- Security - Hub, camera, contact and motion sensors
- Lighting - Philips Hue
- Healthcare - Blood pressure monitor, glucometer and pulse oximeter linked to a remote database
So besides the various small startups that have already been around for some time, the trend that we are now seeing is for the big players in the ISP and property development markets to start making inroads into home automation. I trust that it wouldn't take long for Singtel, Starhub, and Capitaland to start making their own announcements for their own home automation programs.
Looking at M1-Keppel Land's feature set, it does actually look quite comprehensive. Security and lighting are mainstay features of home automation, though they do not elaborate on what is the platform used for their hub and devices. Their third focus on healthcare is the interesting one though.
Blood pressure, blood glucose and oxygen levels are all very important markers when the patient is suffering from that respective condition. The practicality and usability of the features is the critical factor in determining how useful these components would be. Assuming that the patient regularly uses the static device, and that their readings are reliably transferred to the healthcare provider's database system, it then hinges on what the healthcare does with the data. What is the SLA for the healthcare provider to monitor these readings? And at what point is manual intervention required from the healthcare provider? If the patient knows what is the unhealthy ranges for each device, why does he even need to send these readings to an expensive external provider when he can act upon the readings himself?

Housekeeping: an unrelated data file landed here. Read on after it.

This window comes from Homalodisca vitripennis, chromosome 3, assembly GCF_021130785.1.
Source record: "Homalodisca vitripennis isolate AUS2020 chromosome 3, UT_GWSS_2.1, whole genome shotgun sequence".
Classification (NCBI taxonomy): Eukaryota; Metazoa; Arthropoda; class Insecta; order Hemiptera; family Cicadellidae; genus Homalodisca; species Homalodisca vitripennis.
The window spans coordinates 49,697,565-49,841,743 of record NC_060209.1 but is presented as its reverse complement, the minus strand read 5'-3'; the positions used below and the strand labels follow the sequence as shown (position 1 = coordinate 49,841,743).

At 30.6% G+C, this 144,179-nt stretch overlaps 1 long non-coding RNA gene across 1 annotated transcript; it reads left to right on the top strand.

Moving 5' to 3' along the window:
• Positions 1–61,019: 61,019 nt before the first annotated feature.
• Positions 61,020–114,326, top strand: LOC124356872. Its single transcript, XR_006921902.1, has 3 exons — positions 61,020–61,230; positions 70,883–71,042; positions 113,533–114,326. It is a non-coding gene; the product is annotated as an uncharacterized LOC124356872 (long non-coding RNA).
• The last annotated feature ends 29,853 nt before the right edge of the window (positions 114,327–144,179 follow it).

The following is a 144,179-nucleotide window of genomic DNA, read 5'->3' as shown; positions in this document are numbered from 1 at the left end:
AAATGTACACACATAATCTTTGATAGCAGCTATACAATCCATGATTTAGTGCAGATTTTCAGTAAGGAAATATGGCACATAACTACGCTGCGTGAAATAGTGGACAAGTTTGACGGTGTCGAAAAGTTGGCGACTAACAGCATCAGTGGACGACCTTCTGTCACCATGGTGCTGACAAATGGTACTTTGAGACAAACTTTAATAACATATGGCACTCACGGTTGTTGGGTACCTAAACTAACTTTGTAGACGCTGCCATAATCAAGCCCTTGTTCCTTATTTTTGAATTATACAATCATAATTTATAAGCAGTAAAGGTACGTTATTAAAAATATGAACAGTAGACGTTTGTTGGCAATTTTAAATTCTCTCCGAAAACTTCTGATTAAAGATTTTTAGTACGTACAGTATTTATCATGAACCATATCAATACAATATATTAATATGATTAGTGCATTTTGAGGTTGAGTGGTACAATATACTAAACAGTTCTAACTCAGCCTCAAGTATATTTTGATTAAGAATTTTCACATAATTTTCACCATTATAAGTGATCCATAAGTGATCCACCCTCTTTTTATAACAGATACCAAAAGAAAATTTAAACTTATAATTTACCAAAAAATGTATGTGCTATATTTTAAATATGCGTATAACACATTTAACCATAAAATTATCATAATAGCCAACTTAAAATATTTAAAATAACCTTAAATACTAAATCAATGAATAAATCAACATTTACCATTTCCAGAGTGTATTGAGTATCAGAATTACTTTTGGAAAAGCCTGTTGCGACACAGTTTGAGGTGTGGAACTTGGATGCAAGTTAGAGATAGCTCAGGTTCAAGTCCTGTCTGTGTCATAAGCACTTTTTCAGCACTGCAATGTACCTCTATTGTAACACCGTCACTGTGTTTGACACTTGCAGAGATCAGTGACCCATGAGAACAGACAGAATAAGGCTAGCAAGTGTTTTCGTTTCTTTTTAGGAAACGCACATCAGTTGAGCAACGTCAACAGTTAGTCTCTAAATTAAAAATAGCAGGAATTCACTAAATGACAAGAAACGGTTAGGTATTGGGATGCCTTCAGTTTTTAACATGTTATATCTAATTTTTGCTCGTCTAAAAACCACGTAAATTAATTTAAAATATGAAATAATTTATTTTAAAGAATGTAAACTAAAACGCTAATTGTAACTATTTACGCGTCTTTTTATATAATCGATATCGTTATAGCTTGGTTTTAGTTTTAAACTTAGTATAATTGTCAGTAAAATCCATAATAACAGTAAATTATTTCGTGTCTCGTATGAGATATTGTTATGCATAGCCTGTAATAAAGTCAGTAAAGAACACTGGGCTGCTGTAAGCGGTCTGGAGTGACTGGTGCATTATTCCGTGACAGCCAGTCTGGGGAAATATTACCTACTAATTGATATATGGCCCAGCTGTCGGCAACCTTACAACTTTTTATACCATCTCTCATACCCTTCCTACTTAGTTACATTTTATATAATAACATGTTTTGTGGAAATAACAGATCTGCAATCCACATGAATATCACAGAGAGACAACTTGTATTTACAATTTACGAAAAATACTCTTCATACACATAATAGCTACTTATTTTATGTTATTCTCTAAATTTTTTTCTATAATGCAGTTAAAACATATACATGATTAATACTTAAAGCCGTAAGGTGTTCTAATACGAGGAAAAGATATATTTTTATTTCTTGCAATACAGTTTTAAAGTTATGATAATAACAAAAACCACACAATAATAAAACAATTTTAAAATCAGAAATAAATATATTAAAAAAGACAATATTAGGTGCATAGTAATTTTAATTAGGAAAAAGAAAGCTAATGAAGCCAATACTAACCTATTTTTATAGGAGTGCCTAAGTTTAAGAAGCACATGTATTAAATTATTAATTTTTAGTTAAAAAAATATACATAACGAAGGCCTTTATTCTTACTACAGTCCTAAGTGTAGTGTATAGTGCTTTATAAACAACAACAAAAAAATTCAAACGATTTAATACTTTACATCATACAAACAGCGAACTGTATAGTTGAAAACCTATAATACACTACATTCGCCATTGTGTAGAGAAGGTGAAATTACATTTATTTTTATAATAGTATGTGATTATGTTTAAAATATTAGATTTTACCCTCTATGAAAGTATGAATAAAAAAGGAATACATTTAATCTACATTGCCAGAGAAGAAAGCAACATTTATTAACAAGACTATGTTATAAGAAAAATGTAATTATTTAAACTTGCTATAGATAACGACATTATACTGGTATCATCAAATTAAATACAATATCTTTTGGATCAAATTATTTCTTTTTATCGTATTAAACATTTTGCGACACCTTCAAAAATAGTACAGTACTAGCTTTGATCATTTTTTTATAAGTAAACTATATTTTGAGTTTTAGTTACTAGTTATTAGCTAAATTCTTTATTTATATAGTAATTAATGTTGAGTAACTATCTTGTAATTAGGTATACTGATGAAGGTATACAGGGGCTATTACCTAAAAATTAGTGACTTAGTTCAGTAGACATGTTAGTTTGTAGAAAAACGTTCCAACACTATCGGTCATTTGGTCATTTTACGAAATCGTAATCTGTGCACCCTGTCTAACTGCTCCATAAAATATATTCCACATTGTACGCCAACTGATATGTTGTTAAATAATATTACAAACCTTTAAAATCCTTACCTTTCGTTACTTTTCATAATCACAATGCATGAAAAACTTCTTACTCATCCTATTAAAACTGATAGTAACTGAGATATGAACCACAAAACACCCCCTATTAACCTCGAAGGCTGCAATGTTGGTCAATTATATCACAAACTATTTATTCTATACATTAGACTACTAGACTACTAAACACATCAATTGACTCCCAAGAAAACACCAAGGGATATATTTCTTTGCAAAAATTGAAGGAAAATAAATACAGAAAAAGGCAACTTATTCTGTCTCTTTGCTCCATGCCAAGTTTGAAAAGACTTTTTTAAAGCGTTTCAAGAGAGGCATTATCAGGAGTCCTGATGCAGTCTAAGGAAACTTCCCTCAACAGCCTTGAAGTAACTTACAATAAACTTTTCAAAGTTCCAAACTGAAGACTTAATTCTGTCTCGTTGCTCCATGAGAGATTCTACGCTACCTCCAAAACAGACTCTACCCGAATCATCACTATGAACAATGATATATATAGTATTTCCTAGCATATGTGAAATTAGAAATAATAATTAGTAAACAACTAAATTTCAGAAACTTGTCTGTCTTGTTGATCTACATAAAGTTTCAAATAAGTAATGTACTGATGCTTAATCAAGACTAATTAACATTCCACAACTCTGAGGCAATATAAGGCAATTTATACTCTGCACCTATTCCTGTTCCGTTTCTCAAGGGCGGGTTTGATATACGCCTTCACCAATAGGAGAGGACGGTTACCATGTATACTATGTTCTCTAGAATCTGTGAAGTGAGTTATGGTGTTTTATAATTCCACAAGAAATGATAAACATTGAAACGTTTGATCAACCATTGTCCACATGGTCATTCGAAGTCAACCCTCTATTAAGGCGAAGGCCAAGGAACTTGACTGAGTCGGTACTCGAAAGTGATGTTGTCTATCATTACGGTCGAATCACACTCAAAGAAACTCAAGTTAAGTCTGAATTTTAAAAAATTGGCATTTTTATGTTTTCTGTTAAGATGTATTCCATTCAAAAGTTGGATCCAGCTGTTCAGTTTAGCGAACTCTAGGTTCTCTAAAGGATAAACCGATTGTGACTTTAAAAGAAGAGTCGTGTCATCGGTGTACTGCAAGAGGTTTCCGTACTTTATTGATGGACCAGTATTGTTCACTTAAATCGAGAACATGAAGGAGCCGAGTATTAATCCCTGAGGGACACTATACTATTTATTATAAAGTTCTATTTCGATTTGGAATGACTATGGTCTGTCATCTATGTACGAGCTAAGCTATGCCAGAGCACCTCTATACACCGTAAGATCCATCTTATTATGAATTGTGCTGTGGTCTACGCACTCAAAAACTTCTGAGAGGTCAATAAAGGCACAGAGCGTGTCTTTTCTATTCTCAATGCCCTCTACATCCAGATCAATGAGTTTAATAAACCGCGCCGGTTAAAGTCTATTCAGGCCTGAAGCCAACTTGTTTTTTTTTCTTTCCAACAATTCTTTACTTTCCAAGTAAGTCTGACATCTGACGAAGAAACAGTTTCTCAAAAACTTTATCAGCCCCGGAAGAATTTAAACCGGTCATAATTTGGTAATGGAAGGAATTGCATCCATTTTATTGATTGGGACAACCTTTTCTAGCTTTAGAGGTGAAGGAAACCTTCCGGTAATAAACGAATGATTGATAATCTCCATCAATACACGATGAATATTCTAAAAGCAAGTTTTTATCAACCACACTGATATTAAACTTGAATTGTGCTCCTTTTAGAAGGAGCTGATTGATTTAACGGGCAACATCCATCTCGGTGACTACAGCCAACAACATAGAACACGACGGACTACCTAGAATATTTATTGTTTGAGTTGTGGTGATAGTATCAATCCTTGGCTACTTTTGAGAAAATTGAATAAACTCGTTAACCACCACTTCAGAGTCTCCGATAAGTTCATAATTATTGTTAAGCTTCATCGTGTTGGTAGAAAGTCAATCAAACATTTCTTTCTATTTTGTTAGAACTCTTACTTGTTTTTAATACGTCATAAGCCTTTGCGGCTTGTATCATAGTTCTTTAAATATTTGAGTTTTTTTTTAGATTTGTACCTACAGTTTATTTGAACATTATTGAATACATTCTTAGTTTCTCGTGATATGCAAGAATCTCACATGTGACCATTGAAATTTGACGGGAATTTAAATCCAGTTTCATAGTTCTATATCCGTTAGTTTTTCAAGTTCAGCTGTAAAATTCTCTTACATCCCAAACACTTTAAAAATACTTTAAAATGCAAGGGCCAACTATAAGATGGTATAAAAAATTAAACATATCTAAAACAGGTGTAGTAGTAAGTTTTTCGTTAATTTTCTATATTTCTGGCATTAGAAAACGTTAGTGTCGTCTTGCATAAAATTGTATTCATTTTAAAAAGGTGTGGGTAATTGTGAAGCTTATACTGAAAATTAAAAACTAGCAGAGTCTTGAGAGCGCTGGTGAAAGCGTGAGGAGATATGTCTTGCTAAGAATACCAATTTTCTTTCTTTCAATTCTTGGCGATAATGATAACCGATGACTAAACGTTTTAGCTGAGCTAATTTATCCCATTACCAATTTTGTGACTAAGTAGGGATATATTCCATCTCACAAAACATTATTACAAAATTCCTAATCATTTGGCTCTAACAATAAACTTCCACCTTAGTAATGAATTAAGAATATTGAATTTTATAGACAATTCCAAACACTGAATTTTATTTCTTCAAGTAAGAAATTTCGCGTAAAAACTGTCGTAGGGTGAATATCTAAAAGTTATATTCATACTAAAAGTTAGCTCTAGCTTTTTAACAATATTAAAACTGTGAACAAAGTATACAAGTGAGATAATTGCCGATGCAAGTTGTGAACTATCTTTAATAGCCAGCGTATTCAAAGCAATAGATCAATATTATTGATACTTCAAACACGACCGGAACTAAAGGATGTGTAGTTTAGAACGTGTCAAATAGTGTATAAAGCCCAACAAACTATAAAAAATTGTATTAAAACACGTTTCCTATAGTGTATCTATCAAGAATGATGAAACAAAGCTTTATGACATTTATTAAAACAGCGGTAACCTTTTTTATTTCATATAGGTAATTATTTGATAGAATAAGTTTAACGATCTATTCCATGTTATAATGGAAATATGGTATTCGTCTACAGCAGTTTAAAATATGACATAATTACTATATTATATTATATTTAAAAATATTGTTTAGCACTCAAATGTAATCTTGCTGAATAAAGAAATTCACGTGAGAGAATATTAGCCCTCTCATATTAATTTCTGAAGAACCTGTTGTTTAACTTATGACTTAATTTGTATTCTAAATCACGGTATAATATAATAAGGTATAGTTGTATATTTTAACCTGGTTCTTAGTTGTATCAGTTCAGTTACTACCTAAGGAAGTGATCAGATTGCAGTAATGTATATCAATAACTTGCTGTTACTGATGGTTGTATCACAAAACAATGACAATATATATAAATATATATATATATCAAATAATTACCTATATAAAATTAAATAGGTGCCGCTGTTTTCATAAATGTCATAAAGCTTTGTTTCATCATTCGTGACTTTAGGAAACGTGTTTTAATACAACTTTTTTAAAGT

I googled around, and a self-help solution like iHealth devices might be the cheaper and more sustainable solution. It would be possible to link up these iHealth devices to an open hub like Smartthings and then trigger alerts, actions, or reports. Though this would take some technical expertise beyond the average consumer.
The open market price range quoted in the press release is $2500 for the first 2 categories, and $120 per device for the healthcare category. The initial 30 pilot participants do not have to pay for a year, which demonstrates how the big companies are able to muscle in to this market, and promote adoption by removing the initial barrier of entry.
Interesting move by them nonetheless, and kudos for bringing in healthcare to home IoT!
Link to AsiaOne article here.